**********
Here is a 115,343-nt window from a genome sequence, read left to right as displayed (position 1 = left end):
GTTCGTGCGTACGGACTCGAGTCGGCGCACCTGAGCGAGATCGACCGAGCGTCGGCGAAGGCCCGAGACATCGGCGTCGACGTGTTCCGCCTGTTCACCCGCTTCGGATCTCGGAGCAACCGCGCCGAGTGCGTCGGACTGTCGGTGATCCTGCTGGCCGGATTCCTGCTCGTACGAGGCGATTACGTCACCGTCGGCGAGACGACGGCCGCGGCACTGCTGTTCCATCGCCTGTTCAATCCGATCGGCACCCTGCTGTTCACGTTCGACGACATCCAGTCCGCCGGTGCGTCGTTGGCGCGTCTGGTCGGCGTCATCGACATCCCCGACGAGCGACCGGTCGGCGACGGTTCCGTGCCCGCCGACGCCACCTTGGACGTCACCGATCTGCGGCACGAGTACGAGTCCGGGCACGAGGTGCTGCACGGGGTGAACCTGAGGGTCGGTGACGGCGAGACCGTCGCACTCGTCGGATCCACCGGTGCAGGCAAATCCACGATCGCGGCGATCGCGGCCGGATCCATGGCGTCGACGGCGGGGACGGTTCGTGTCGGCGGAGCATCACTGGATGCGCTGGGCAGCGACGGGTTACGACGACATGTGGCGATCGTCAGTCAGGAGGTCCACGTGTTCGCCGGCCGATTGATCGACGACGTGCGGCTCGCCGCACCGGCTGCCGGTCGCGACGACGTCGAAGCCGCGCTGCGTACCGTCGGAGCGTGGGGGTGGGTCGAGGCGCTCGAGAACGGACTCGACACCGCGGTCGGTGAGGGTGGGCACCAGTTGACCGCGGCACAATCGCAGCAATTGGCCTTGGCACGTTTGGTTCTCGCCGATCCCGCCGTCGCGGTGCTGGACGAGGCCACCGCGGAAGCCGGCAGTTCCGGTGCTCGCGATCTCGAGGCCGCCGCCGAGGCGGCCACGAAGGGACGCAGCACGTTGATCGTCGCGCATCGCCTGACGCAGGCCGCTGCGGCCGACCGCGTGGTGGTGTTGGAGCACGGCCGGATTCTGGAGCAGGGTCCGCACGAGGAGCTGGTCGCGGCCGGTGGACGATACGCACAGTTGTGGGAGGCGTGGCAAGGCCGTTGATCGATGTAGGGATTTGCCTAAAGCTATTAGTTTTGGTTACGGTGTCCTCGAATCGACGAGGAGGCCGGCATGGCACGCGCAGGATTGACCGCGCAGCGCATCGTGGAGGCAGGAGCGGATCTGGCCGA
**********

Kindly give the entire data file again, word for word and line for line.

Here is a 115,343-nt window from a genome sequence, read left to right as displayed (position 1 = left end):
GTTCGTGCGTACGGACTCGAGTCGGCGCACCTGAGCGAGATCGACCGAGCGTCGGCGAAGGCCCGAGACATCGGCGTCGACGTGTTCCGCCTGTTCACCCGCTTCGGATCTCGGAGCAACCGCGCCGAGTGCGTCGGACTGTCGGTGATCCTGCTGGCCGGATTCCTGCTCGTACGAGGCGATTACGTCACCGTCGGCGAGACGACGGCCGCGGCACTGCTGTTCCATCGCCTGTTCAATCCGATCGGCACCCTGCTGTTCACGTTCGACGACATCCAGTCCGCCGGTGCGTCGTTGGCGCGTCTGGTCGGCGTCATCGACATCCCCGACGAGCGACCGGTCGGCGACGGTTCCGTGCCCGCCGACGCCACCTTGGACGTCACCGATCTGCGGCACGAGTACGAGTCCGGGCACGAGGTGCTGCACGGGGTGAACCTGAGGGTCGGTGACGGCGAGACCGTCGCACTCGTCGGATCCACCGGTGCAGGCAAATCCACGATCGCGGCGATCGCGGCCGGATCCATGGCGTCGACGGCGGGGACGGTTCGTGTCGGCGGAGCATCACTGGATGCGCTGGGCAGCGACGGGTTACGACGACATGTGGCGATCGTCAGTCAGGAGGTCCACGTGTTCGCCGGCCGATTGATCGACGACGTGCGGCTCGCCGCACCGGCTGCCGGTCGCGACGACGTCGAAGCCGCGCTGCGTACCGTCGGAGCGTGGGGGTGGGTCGAGGCGCTCGAGAACGGACTCGACACCGCGGTCGGTGAGGGTGGGCACCAGTTGACCGCGGCACAATCGCAGCAATTGGCCTTGGCACGTTTGGTTCTCGCCGATCCCGCCGTCGCGGTGCTGGACGAGGCCACCGCGGAAGCCGGCAGTTCCGGTGCTCGCGATCTCGAGGCCGCCGCCGAGGCGGCCACGAAGGGACGCAGCACGTTGATCGTCGCGCATCGCCTGACGCAGGCCGCTGCGGCCGACCGCGTGGTGGTGTTGGAGCACGGCCGGATTCTGGAGCAGGGTCCGCACGAGGAGCTGGTCGCGGCCGGTGGACGATACGCACAGTTGTGGGAGGCGTGGCAAGGCCGTTGATCGATGTAGGGATTTGCCTAAAGCTATTAGTTTTGGTTACGGTGTCCTCGAATCGACGAGGAGGCCGGCATGGCACGCGCAGGATTGACCGCGCAGCGCATCGTGGAGGCAGGAGCGGATCTGGCCGA